The importance of pelvic floor exercises before, during and after pregnancy 

The pelvic floor muscles are those which are attached to the pelvis, and they support the bladder, bowel, uterus and genitals. Problems with these muscles, known as pelvic floor dysfunction, is a common issue for women of all ages. 

The National Institute of Clinical Excellence (NICE) highlighted in their 2021 guidelines on the prevention and non-surgical management of pelvic floor dysfunction, that up to 50 per cent of women were identified as having some degree of pelvic organ prolapse when examined.

Pregnancy and labour in particular can put huge strain on the pelvic floor muscles over a relatively short period of time. They are also affected by the hormone relaxin, which allows the muscles and ligaments to elongate. This is essential to creat new space for the growing fetus and allow natural delivery to happen. However, it can lead to weak muscular structure, leading to a number of issues. These include:

• Organ Prolapse

• Incontinence – including leaking urine when you cough, laugh or sneeze

• Pelvic and lower back pain and discomfort

• Bowel issues

• Pain and discomfort during sex

Nevertheless, pelvic floor dysfunction can be prevented with lifestyle changes and simple exercises. These are important for women at all stages of life, but none more so than during and after pregnancy.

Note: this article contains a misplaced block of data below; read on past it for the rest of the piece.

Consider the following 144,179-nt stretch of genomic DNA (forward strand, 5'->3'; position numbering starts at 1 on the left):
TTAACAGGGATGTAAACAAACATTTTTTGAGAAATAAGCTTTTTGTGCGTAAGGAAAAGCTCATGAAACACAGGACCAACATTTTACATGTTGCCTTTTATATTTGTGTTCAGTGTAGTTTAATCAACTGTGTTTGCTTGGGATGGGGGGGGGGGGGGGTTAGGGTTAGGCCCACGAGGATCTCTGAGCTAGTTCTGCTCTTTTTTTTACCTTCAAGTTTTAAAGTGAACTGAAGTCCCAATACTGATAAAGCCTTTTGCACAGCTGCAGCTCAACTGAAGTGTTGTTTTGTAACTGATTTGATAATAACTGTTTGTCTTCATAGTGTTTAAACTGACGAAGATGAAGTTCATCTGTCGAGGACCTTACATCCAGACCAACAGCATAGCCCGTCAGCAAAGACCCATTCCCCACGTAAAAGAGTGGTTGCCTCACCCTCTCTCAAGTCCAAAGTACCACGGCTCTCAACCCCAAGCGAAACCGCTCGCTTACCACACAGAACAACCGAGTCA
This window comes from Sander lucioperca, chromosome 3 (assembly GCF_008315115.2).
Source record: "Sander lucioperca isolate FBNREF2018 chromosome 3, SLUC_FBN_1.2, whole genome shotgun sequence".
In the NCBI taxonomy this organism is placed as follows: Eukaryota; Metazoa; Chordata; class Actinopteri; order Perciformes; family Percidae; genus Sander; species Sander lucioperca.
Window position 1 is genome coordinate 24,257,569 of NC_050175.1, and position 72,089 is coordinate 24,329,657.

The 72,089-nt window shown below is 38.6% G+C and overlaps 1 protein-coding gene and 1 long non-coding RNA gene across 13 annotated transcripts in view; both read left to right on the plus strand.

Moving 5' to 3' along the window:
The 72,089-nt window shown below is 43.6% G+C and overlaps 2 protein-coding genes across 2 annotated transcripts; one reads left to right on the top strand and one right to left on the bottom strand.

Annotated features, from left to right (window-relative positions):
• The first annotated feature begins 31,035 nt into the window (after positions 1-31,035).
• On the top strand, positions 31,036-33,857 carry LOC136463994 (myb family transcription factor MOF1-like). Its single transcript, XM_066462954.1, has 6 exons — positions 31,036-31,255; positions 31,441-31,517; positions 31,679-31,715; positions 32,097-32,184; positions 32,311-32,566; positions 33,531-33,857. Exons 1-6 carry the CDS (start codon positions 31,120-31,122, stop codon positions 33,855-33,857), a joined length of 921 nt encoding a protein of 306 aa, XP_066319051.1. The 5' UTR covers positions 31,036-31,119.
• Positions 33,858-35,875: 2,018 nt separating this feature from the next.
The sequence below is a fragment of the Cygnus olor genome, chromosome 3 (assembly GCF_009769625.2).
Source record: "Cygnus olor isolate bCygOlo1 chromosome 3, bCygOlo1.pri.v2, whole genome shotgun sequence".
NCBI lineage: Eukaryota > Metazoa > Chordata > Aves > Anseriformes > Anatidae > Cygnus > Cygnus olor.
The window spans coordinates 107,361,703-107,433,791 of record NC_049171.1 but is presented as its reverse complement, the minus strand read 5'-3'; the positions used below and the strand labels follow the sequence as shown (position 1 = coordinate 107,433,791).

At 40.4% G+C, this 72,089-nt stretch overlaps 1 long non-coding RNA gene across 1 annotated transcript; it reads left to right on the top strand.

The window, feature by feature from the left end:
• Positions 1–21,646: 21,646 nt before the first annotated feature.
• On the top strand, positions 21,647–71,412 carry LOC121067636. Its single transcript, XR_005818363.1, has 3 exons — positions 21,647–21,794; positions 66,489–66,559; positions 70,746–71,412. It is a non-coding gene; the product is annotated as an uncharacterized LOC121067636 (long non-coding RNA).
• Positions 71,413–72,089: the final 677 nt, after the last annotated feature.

For most people, adding specific pelvic floor exercises into their daily routine both pre and postnatally is a simple way to strengthen these muscles and maintain overall pelvic health. Some of the key exercises, known as Kegels, you can do to help include:

• Long squeezes – sit or lie comfortably and squeeze your pelvic muscles tight. Try to hold it for a few seconds, increasing the hold time as your muscles strengthen. Repeat until the muscles fatigue.

• Short squeezes – sit or lie comfortably; this time quickly tighten your pelvic floor muscles and relax them straight away. Repeat until the muscles fatigue.

With both exercises, avoid holding your breath or tighten your abdomen, buttock or thighs, and fully relax the pelvic floor muscles after each squeeze. Aim to be able to do 10 long squeezes, holding each squeeze for 10 seconds, followed by 10 short squeezes and you should try to repeat the sequences three times a day.

You can find more information about pelvic floor exercises on the Pelvic Obstetric and Gynaecological Physiotherapy (POGP) website here. You can also download the Squeezy App, which comes pre-set with an exercise plan recommended by a pelvic health physiotherapists. You can then set reminders to help you remember to do your exercises throughout the day. 

For some patients, pre and postnatal physiotherapy can also be hugely beneficial to both treat and prevent pelvic floor weakness and the issues that come with it.

At Physiomove, our women’s health specialist will assess you establish a treatment program, helping to rehabilitate and strengthen the weakened muscles, as well as advising you on lifestyle changes. Including diet and fitness, as well as good bowel and bladder habits. Assessments are also beneficial for the preventative stage such as early pregnancies.

If you think you would benefit from speaking to one of our physiotherapists about preventing or treating pelvic floor dysfunction, contact us today.